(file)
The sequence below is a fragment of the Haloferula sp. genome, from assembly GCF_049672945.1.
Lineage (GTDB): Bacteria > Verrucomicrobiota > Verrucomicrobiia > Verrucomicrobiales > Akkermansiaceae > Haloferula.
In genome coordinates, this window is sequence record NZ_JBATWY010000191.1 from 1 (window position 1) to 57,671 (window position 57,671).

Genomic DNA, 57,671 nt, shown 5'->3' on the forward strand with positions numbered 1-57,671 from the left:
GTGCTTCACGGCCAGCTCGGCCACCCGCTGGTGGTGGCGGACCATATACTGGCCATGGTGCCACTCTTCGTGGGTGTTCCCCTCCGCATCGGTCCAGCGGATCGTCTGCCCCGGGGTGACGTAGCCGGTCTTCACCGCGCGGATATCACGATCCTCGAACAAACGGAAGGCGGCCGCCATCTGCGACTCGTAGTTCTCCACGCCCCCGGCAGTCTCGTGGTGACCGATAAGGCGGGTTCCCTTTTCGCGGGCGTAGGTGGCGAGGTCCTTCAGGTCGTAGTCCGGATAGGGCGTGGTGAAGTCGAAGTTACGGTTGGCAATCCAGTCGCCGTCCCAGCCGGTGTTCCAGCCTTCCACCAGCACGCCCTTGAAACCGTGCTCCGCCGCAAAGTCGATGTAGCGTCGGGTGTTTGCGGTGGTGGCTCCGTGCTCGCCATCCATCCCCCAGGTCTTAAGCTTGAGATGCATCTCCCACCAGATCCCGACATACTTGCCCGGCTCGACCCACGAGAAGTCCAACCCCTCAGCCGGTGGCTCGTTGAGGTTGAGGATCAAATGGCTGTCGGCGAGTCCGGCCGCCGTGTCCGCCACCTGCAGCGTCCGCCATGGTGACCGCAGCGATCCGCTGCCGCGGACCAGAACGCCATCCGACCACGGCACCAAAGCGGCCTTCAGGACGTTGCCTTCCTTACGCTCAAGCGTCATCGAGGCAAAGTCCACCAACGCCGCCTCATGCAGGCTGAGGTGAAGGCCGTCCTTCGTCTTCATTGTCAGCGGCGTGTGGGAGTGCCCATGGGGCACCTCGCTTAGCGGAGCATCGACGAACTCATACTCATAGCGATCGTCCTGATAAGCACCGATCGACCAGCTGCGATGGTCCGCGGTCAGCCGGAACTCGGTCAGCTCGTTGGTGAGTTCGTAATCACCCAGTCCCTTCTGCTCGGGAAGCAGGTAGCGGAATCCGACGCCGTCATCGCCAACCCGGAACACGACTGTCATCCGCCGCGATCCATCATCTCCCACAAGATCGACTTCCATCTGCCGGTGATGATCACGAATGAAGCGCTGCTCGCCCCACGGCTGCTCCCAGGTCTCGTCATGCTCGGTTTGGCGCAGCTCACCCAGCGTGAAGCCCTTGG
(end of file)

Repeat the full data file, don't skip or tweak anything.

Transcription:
The sequence below is a fragment of the Haloferula sp. genome, from assembly GCF_049672945.1.
Lineage (GTDB): Bacteria > Verrucomicrobiota > Verrucomicrobiia > Verrucomicrobiales > Akkermansiaceae > Haloferula.
In genome coordinates, this window is sequence record NZ_JBATWY010000191.1 from 1 (window position 1) to 57,671 (window position 57,671).

Genomic DNA, 57,671 nt, shown 5'->3' on the forward strand with positions numbered 1-57,671 from the left:
GTGCTTCACGGCCAGCTCGGCCACCCGCTGGTGGTGGCGGACCATATACTGGCCATGGTGCCACTCTTCGTGGGTGTTCCCCTCCGCATCGGTCCAGCGGATCGTCTGCCCCGGGGTGACGTAGCCGGTCTTCACCGCGCGGATATCACGATCCTCGAACAAACGGAAGGCGGCCGCCATCTGCGACTCGTAGTTCTCCACGCCCCCGGCAGTCTCGTGGTGACCGATAAGGCGGGTTCCCTTTTCGCGGGCGTAGGTGGCGAGGTCCTTCAGGTCGTAGTCCGGATAGGGCGTGGTGAAGTCGAAGTTACGGTTGGCAATCCAGTCGCCGTCCCAGCCGGTGTTCCAGCCTTCCACCAGCACGCCCTTGAAACCGTGCTCCGCCGCAAAGTCGATGTAGCGTCGGGTGTTTGCGGTGGTGGCTCCGTGCTCGCCATCCATCCCCCAGGTCTTAAGCTTGAGATGCATCTCCCACCAGATCCCGACATACTTGCCCGGCTCGACCCACGAGAAGTCCAACCCCTCAGCCGGTGGCTCGTTGAGGTTGAGGATCAAATGGCTGTCGGCGAGTCCGGCCGCCGTGTCCGCCACCTGCAGCGTCCGCCATGGTGACCGCAGCGATCCGCTGCCGCGGACCAGAACGCCATCCGACCACGGCACCAAAGCGGCCTTCAGGACGTTGCCTTCCTTACGCTCAAGCGTCATCGAGGCAAAGTCCACCAACGCCGCCTCATGCAGGCTGAGGTGAAGGCCGTCCTTCGTCTTCATTGTCAGCGGCGTGTGGGAGTGCCCATGGGGCACCTCGCTTAGCGGAGCATCGACGAACTCATACTCATAGCGATCGTCCTGATAAGCACCGATCGACCAGCTGCGATGGTCCGCGGTCAGCCGGAACTCGGTCAGCTCGTTGGTGAGTTCGTAATCACCCAGTCCCTTCTGCTCGGGAAGCAGGTAGCGGAATCCGACGCCGTCATCGCCAACCCGGAACACGACTGTCATCCGCCGCGATCCATCATCTCCCACAAGATCGACTTCCATCTGCCGGTGATGATCACGAATGAAGCGCTGCTCGCCCCACGGCTGCTCCCAGGTCTCGTCATGCTCGGTTTGGCGCAGCTCACCCAGCGTGAAGCCCTTGG